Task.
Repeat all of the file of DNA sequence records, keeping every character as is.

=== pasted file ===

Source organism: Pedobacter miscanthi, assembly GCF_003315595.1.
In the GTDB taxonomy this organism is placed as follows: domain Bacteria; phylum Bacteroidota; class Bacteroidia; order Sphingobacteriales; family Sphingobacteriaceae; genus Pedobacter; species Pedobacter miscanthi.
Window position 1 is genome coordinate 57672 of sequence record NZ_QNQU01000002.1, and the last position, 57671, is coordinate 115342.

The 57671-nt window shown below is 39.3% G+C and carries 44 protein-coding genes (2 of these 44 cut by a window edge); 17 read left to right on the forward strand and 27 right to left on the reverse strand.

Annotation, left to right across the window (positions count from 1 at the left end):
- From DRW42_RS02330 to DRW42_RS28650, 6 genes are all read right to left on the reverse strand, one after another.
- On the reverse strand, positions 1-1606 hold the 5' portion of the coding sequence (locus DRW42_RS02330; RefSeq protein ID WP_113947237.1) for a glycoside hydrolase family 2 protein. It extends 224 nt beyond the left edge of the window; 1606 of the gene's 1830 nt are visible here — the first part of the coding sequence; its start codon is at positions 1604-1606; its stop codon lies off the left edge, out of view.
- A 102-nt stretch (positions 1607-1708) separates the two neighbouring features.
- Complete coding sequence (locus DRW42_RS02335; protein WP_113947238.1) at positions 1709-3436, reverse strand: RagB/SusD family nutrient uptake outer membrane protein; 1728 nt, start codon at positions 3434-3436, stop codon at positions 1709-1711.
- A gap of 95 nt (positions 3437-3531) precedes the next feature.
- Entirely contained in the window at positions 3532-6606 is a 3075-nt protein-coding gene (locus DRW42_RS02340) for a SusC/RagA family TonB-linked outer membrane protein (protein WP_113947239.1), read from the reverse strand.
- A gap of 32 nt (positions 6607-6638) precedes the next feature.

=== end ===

Source organism: Pedobacter miscanthi, assembly GCF_003315595.1.
In the GTDB taxonomy this organism is placed as follows: domain Bacteria; phylum Bacteroidota; class Bacteroidia; order Sphingobacteriales; family Sphingobacteriaceae; genus Pedobacter; species Pedobacter miscanthi.
Window position 1 is genome coordinate 57672 of sequence record NZ_QNQU01000002.1, and the last position, 57671, is coordinate 115342.

The 57671-nt window shown below is 39.3% G+C and carries 44 protein-coding genes (2 of these 44 cut by a window edge); 17 read left to right on the forward strand and 27 right to left on the reverse strand.

Annotation, left to right across the window (positions count from 1 at the left end):
- From DRW42_RS02330 to DRW42_RS28650, 6 genes are all read right to left on the reverse strand, one after another.
- On the reverse strand, positions 1-1606 hold the 5' portion of the coding sequence (locus DRW42_RS02330; RefSeq protein ID WP_113947237.1) for a glycoside hydrolase family 2 protein. It extends 224 nt beyond the left edge of the window; 1606 of the gene's 1830 nt are visible here — the first part of the coding sequence; its start codon is at positions 1604-1606; its stop codon lies off the left edge, out of view.
- A 102-nt stretch (positions 1607-1708) separates the two neighbouring features.
- Complete coding sequence (locus DRW42_RS02335; protein WP_113947238.1) at positions 1709-3436, reverse strand: RagB/SusD family nutrient uptake outer membrane protein; 1728 nt, start codon at positions 3434-3436, stop codon at positions 1709-1711.
- A gap of 95 nt (positions 3437-3531) precedes the next feature.
- Entirely contained in the window at positions 3532-6606 is a 3075-nt protein-coding gene (locus DRW42_RS02340) for a SusC/RagA family TonB-linked outer membrane protein (protein WP_113947239.1), read from the reverse strand.
- A gap of 32 nt (positions 6607-6638) precedes the next feature.